Report: Nicaragua Torturing Anti-Communists with Sexual Violence, Russian Roulette

In this Sunday, Oct. 14, 2018 file photo, anti-government protesters are arrested and taken away by police as the security forces disrupt their "United for Freedom" march in Managua, Nicaragua. Anti-government protests calling for President Daniel Ortega's resignation started in April, triggered by a since-rescinded government plan to cut social …
AP Photo/Alfredo Zuniga

The Nicaraguan human rights collective Nicaragua Nunca Mas (“Nicaragua Never Again”) released a report this week accusing the communist Ortega regime of using 40 different types of torture on dozens of political prisoners.

The report documented at least 158 political victims tortured since the Ortega regime launched a crackdown on political dissidents in response to protests in April 2018. The regime’s response to that wave of peaceful anti-communist activity killed hundreds of people in addition to resulting in a significant increase in the number of political prisoners in that country.

The 40 different types of torture that the regime was documented to have used on its victims range from sexual violence against both women and men, forced nudity, extreme and inhumane conditions of detention, beatings, death threats issued to both the victims and their relatives, asphyxiation, temporary forced disappearance, burns, inducement to suicide, Russian roulette games, sensory overload, sleep deprivation, forced ingestion of drugs, food deprivation, intoxication, electric shocks, detachment of fingernails, denial of medical attention, and simulated executions.

Based on testimonies obtained from the victims, the report directly identifies the director of the Nicaraguan Police Francisco Díaz as the main perpetrator of the tortures. Díaz has been an in-law of Nicaraguan dictator Daniel Ortega since 2010, when Díaz’s daughter married Ortega’s son.

In addition to Díaz, the report directly implicates nine regime generals: Fidel Domínguez, Luis Barrantes, Pedro Argueta, Luis Alberto Pérez, Adolfo Marenco, Juan Valle Valle, Vladimir Cerda Moraga and Ramón Avellán. All are direct subordinates of Ortega and his wife and vice president, Rosario Murillo.

The report identified at least 33 police centers where torture took place in addition to seven penitentiary facilities and four clandestine centers, including the “Chipote” prison, where the Ortega regime keeps political prisoners in inhumane conditions.

Nicaraguan lawyer Juan Carlos Arce, a member of the Nicaraguan human rights collective, told the local newspaper Confidencial on Thursday that the Ortega regime has built an entire operative structure to torture dissdents of the regime and, since 2019, the communists have “evolved” their methods of torture, going from physical abuse to “disrupt your body” to more sensory types of torture.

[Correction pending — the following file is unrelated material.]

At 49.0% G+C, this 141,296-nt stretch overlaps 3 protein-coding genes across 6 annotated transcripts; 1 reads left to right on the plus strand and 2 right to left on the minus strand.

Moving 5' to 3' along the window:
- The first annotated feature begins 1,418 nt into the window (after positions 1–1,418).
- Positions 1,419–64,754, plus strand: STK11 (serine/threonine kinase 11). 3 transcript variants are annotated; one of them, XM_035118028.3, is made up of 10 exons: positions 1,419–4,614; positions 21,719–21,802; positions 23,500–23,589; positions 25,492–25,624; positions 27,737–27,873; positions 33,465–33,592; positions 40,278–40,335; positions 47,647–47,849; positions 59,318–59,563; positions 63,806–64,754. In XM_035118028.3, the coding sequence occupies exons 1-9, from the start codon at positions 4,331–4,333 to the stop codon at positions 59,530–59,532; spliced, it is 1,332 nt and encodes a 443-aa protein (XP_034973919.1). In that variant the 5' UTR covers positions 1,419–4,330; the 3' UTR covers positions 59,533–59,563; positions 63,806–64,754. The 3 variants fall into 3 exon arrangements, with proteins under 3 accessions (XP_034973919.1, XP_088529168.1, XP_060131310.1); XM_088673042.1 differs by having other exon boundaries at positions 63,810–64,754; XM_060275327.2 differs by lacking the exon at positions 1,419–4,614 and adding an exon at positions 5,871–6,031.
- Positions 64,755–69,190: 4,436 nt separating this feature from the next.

“All these actions were aimed at generating harm, at physically destroying the people who were deprived of their freedom,” Arce said. “They used local government buildings to torture, local government officials tortured and gave the order to paramilitary forces to torture.

Arce added that the main evidence of torture comes from both the testimonies of the victims and their bodies, which showed obvious signs of abuse.

The report detailed how the Ortega regime is using spurious accusations of “treason” against dissidents to strip them of their citizenship, which renders them stateless persons and allows Ortega to exile them.

Since February, the Ortega regime has banished hundreds of dissidents and political prisoners from the country, stripping them of their nationality and seizing all of their assets and properties in the country. Spain has offered to grant Spanish citizenship to the banished Nicaraguans, with the latest group of 18 having received it on Wednesday.

“The arbitrary stripping of their nationality was preceded by a climate of aggressions and harassment, among which the following stand out,” the report documented, “attempts on their lives, health effects due to increased stress, anxiety and insomnia as a result of forced and involuntary displacement to another country, in addition to aggravating ailments they suffered prior to the arrests and during the period of incarceration.”

“Likewise, these persons have had their property confiscated, have been denied their constitutional right to a pension, and have been denied the right to a pension,” it added.

Christian K. Caruzo is a Venezuelan writer and documents life under socialism. You can follow him on Twitter here.


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